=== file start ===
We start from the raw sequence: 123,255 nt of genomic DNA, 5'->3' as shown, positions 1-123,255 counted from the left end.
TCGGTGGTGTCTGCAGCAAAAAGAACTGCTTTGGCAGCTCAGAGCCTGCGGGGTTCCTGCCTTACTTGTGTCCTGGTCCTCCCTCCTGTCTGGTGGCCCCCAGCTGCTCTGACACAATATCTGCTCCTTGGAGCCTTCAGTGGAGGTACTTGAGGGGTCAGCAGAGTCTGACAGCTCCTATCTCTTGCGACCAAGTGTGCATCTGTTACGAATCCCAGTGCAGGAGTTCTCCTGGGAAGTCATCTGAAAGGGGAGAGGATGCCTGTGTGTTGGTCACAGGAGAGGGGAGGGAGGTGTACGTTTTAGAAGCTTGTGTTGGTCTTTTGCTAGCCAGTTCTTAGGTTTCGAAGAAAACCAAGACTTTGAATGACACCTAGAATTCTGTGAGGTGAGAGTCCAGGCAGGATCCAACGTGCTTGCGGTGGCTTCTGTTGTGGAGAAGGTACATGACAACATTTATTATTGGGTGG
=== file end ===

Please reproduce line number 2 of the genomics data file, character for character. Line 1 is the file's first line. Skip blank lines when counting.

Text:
TCGGTGGTGTCTGCAGCAAAAAGAACTGCTTTGGCAGCTCAGAGCCTGCGGGGTTCCTGCCTTACTTGTGTCCTGGTCCTCCCTCCTGTCTGGTGGCCCCCAGCTGCTCTGACACAATATCTGCTCCTTGGAGCCTTCAGTGGAGGTACTTGAGGGGTCAGCAGAGTCTGACAGCTCCTATCTCTTGCGACCAAGTGTGCATCTGTTACGAATCCCAGTGCAGGAGTTCTCCTGGGAAGTCATCTGAAAGGGGAGAGGATGCCTGTGTGTTGGTCACAGGAGAGGGGAGGGAGGTGTACGTTTTAGAAGCTTGTGTTGGTCTTTTGCTAGCCAGTTCTTAGGTTTCGAAGAAAACCAAGACTTTGAATGACACCTAGAATTCTGTGAGGTGAGAGTCCAGGCAGGATCCAACGTGCTTGCGGTGGCTTCTGTTGTGGAGAAGGTACATGACAACATTTATTATTGGGTGG